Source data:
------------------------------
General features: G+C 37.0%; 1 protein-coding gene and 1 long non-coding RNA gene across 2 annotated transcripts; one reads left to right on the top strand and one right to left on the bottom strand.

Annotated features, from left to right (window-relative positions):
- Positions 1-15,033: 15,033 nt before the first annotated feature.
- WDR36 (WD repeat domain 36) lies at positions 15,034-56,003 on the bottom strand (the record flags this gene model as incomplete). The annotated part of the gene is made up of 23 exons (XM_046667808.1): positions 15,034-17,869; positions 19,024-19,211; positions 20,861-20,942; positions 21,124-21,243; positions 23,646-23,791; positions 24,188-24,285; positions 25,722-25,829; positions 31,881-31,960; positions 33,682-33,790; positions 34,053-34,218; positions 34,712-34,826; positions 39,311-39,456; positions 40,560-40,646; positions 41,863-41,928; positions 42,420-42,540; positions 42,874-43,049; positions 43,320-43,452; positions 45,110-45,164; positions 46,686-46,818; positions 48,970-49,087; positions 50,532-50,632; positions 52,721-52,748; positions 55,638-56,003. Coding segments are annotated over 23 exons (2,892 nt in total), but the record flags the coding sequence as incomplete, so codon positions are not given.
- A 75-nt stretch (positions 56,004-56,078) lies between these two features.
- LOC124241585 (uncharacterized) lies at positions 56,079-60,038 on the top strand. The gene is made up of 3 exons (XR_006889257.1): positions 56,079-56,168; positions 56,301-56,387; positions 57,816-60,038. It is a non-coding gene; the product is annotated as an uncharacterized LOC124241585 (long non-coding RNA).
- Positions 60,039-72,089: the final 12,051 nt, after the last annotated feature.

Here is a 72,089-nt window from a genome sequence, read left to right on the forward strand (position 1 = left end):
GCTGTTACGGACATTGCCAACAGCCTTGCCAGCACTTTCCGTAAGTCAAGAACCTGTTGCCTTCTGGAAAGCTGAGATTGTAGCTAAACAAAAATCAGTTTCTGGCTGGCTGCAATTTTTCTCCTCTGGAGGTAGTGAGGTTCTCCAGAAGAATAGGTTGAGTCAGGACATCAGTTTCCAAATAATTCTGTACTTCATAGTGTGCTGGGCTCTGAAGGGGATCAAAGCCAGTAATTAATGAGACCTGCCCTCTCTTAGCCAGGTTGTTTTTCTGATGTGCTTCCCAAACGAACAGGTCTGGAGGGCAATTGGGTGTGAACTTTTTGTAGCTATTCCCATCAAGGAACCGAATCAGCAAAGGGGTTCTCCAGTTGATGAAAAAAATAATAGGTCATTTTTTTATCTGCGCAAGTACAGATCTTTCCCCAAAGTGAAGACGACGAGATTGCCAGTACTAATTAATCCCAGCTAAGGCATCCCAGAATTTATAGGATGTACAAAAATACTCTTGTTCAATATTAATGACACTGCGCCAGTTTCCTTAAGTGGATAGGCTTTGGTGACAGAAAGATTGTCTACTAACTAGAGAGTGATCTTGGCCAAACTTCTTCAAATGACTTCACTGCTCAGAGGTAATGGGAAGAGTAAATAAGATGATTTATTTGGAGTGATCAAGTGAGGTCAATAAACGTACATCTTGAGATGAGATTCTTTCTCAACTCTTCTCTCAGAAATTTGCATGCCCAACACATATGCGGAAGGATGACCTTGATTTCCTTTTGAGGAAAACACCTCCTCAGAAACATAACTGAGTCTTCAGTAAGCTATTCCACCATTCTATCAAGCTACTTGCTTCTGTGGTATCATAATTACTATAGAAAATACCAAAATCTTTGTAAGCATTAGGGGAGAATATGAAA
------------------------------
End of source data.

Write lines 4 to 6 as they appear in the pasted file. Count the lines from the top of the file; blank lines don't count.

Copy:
- WDR36 (WD repeat domain 36) lies at positions 15,034-56,003 on the bottom strand (the record flags this gene model as incomplete). The annotated part of the gene is made up of 23 exons (XM_046667808.1): positions 15,034-17,869; positions 19,024-19,211; positions 20,861-20,942; positions 21,124-21,243; positions 23,646-23,791; positions 24,188-24,285; positions 25,722-25,829; positions 31,881-31,960; positions 33,682-33,790; positions 34,053-34,218; positions 34,712-34,826; positions 39,311-39,456; positions 40,560-40,646; positions 41,863-41,928; positions 42,420-42,540; positions 42,874-43,049; positions 43,320-43,452; positions 45,110-45,164; positions 46,686-46,818; positions 48,970-49,087; positions 50,532-50,632; positions 52,721-52,748; positions 55,638-56,003. Coding segments are annotated over 23 exons (2,892 nt in total), but the record flags the coding sequence as incomplete, so codon positions are not given.
- A 75-nt stretch (positions 56,004-56,078) lies between these two features.
- LOC124241585 (uncharacterized) lies at positions 56,079-60,038 on the top strand. The gene is made up of 3 exons (XR_006889257.1): positions 56,079-56,168; positions 56,301-56,387; positions 57,816-60,038. It is a non-coding gene; the product is annotated as an uncharacterized LOC124241585 (long non-coding RNA).